From Sophie Maerowitz, writing for PRWeek:
t may seem like conversations on social media couldn’t possibly get more polarized. But in the face of a pandemic and plummeting economy, during an election year no less, brands continue to find themselves caught in the middle of hot-button issues, forced to choose sides on topics previously thought to be outside their wheelhouse.
The situation is made all the more delicate when an employee makes a bold statement or is identified in online media in a manner that strays from the company line. In 2017, Juli Briskman (who is now an elected official in Virginia) was fired from her job as a government contractor after she was recognized in a viral photo giving Trump supporters the middle finger. The same year, many will remember former ESPN host Jemele Hill’s suspension from the network for Twitter comments calling out racial injustice at the company. More recently, in May, the viral “Central Park Karen” video led to Amy Cooper’s firing from Franklin Templeton—and in doing so, the company neatly sidestepped a PR nightmare.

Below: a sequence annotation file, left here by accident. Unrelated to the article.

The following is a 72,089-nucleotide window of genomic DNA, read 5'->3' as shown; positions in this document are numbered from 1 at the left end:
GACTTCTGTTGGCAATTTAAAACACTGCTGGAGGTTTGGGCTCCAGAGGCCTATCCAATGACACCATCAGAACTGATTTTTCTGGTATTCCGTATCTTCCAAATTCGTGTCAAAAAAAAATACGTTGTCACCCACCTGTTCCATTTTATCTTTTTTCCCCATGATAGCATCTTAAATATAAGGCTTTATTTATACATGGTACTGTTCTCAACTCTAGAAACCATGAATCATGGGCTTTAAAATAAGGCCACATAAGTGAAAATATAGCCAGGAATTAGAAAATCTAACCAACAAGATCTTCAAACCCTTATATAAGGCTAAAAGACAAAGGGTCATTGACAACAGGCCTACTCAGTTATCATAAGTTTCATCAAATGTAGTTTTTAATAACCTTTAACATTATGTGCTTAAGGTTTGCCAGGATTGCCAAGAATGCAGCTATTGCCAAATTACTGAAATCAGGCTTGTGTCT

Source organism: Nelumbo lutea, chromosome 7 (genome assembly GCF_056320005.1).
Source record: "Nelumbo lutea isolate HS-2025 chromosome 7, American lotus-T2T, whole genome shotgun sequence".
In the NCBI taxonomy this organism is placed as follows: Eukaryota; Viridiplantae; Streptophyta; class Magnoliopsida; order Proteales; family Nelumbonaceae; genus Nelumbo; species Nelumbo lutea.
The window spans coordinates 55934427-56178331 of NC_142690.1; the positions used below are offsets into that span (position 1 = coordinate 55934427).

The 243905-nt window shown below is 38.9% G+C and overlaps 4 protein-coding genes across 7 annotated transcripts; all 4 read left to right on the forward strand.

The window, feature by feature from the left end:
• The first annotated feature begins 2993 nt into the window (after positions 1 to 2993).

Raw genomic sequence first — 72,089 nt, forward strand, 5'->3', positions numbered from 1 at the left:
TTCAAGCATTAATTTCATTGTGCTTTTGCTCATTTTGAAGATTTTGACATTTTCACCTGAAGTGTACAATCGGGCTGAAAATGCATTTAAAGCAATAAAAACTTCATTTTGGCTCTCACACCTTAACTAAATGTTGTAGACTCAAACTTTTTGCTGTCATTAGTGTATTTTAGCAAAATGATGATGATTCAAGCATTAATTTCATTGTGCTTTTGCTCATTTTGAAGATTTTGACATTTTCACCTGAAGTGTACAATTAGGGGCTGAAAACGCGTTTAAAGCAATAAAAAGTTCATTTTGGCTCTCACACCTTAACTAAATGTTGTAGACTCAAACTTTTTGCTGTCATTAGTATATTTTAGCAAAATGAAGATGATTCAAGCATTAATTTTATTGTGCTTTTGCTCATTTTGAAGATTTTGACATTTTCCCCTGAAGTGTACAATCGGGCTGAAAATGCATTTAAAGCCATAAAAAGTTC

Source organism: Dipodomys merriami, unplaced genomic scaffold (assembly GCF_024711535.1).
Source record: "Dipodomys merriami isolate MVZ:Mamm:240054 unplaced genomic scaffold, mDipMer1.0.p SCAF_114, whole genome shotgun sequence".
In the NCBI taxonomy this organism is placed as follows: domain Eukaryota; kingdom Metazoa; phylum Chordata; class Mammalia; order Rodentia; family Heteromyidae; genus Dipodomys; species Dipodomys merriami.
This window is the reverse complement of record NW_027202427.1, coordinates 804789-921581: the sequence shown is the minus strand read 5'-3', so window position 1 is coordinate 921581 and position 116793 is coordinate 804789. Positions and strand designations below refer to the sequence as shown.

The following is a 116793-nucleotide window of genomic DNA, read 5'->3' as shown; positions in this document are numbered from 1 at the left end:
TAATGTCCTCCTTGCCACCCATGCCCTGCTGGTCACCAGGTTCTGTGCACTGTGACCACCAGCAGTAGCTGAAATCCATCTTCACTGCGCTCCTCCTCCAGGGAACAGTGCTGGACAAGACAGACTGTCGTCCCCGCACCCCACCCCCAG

As they begin to address the possibility of employees going rogue on social, communicators should find legal recourse as well as internal policy and strategy.
Know the Risks
Gene Grabowski, principal of PR firm kglobal, takes a cautious approach, urging employees and board members to avoid appearing “overly partisan or committed to specific causes or points of view” on social media.
“A growing number of younger consumers avoid doing business with those whose viewpoints differ from theirs,” Grabowski says. He has observed sharp drops in sales for organizations after employees or contractors posted statements or photos “that appeared racist, sexist or insensitive to a particular group.”
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